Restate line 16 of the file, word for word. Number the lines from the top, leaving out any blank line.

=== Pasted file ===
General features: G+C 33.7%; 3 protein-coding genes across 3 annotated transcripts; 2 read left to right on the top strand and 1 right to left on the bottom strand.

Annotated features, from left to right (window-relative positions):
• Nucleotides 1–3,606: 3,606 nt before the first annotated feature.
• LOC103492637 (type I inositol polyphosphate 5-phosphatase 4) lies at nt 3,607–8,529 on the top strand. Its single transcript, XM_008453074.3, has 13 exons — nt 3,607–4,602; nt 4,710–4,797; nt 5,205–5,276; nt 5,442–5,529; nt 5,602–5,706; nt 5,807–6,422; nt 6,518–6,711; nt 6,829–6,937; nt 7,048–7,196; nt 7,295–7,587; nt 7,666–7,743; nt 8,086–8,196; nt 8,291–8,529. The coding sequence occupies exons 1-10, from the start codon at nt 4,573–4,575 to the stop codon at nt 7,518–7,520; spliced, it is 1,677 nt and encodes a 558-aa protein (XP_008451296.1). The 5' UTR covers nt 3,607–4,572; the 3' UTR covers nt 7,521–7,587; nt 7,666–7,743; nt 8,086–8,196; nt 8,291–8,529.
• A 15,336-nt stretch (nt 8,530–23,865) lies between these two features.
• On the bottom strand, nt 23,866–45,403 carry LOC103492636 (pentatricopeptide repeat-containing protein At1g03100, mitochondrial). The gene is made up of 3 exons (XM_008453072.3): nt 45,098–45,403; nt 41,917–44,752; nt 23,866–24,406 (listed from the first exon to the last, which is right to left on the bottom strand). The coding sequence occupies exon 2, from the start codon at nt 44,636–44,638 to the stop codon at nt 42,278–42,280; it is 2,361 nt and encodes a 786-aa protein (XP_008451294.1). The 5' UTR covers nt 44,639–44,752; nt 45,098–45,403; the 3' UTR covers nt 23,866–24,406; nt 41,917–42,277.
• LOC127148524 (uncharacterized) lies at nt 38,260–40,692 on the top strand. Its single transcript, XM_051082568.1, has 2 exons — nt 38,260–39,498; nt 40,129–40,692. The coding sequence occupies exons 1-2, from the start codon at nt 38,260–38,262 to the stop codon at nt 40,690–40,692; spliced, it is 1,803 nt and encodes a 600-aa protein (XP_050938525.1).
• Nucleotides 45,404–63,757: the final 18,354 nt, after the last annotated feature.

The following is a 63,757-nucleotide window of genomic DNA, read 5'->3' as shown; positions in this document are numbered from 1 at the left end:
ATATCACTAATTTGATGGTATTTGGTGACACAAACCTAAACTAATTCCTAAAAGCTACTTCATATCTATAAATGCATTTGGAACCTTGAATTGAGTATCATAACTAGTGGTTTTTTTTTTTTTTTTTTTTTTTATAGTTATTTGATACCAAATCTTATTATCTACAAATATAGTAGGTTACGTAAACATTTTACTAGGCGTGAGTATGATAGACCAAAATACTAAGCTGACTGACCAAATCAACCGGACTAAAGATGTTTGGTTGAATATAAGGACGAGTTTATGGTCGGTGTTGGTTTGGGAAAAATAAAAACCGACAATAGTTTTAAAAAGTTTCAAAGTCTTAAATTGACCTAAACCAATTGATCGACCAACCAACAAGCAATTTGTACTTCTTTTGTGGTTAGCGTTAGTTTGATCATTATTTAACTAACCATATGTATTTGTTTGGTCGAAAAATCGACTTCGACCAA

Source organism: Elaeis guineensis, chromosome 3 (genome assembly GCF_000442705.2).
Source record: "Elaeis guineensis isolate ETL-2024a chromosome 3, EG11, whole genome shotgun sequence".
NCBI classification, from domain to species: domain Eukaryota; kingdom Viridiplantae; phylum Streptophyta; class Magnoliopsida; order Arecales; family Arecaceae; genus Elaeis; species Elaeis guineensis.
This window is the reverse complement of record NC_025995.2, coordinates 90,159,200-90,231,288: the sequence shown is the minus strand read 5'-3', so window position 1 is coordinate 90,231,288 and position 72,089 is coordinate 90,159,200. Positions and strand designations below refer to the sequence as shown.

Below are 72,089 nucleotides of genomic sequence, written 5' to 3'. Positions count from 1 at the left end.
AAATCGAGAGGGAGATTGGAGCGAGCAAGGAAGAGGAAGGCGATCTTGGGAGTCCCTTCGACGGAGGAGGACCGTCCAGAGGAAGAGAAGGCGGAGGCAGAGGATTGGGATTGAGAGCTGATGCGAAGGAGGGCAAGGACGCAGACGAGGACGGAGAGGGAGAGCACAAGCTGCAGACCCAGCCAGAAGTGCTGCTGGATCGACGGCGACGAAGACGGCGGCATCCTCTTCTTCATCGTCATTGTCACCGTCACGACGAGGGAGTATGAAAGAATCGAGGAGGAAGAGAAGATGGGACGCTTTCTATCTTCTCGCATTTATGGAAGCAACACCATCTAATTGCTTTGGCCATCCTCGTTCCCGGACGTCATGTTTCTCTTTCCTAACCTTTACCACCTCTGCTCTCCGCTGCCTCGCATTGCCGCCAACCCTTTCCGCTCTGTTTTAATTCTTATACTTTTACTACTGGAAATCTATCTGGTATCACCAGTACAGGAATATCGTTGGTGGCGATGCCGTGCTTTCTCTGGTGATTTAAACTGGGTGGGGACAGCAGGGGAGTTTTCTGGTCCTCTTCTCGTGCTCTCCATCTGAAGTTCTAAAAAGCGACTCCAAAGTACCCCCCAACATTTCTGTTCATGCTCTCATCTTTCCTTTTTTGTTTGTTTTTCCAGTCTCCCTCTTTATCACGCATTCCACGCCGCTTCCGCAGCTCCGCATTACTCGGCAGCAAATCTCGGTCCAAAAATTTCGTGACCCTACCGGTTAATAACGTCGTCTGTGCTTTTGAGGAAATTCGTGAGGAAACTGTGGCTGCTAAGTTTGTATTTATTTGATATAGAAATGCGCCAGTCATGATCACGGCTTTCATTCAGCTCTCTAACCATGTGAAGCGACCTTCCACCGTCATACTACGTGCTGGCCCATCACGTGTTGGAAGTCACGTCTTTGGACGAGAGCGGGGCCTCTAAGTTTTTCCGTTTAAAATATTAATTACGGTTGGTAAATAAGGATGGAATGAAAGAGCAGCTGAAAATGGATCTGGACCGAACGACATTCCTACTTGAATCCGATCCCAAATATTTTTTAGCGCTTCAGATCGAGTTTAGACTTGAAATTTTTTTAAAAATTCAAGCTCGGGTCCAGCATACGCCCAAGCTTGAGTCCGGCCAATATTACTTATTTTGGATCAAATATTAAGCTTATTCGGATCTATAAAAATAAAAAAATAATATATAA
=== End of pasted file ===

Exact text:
AAATCGAGAGGGAGATTGGAGCGAGCAAGGAAGAGGAAGGCGATCTTGGGAGTCCCTTCGACGGAGGAGGACCGTCCAGAGGAAGAGAAGGCGGAGGCAGAGGATTGGGATTGAGAGCTGATGCGAAGGAGGGCAAGGACGCAGACGAGGACGGAGAGGGAGAGCACAAGCTGCAGACCCAGCCAGAAGTGCTGCTGGATCGACGGCGACGAAGACGGCGGCATCCTCTTCTTCATCGTCATTGTCACCGTCACGACGAGGGAGTATGAAAGAATCGAGGAGGAAGAGAAGATGGGACGCTTTCTATCTTCTCGCATTTATGGAAGCAACACCATCTAATTGCTTTGGCCATCCTCGTTCCCGGACGTCATGTTTCTCTTTCCTAACCTTTACCACCTCTGCTCTCCGCTGCCTCGCATTGCCGCCAACCCTTTCCGCTCTGTTTTAATTCTTATACTTTTACTACTGGAAATCTATCTGGTATCACCAGTACAGGAATATCGTTGGTGGCGATGCCGTGCTTTCTCTGGTGATTTAAACTGGGTGGGGACAGCAGGGGAGTTTTCTGGTCCTCTTCTCGTGCTCTCCATCTGAAGTTCTAAAAAGCGACTCCAAAGTACCCCCCAACATTTCTGTTCATGCTCTCATCTTTCCTTTTTTGTTTGTTTTTCCAGTCTCCCTCTTTATCACGCATTCCACGCCGCTTCCGCAGCTCCGCATTACTCGGCAGCAAATCTCGGTCCAAAAATTTCGTGACCCTACCGGTTAATAACGTCGTCTGTGCTTTTGAGGAAATTCGTGAGGAAACTGTGGCTGCTAAGTTTGTATTTATTTGATATAGAAATGCGCCAGTCATGATCACGGCTTTCATTCAGCTCTCTAACCATGTGAAGCGACCTTCCACCGTCATACTACGTGCTGGCCCATCACGTGTTGGAAGTCACGTCTTTGGACGAGAGCGGGGCCTCTAAGTTTTTCCGTTTAAAATATTAATTACGGTTGGTAAATAAGGATGGAATGAAAGAGCAGCTGAAAATGGATCTGGACCGAACGACATTCCTACTTGAATCCGATCCCAAATATTTTTTAGCGCTTCAGATCGAGTTTAGACTTGAAATTTTTTTAAAAATTCAAGCTCGGGTCCAGCATACGCCCAAGCTTGAGTCCGGCCAATATTACTTATTTTGGATCAAATATTAAGCTTATTCGGATCTATAAAAATAAAAAAATAATATATAA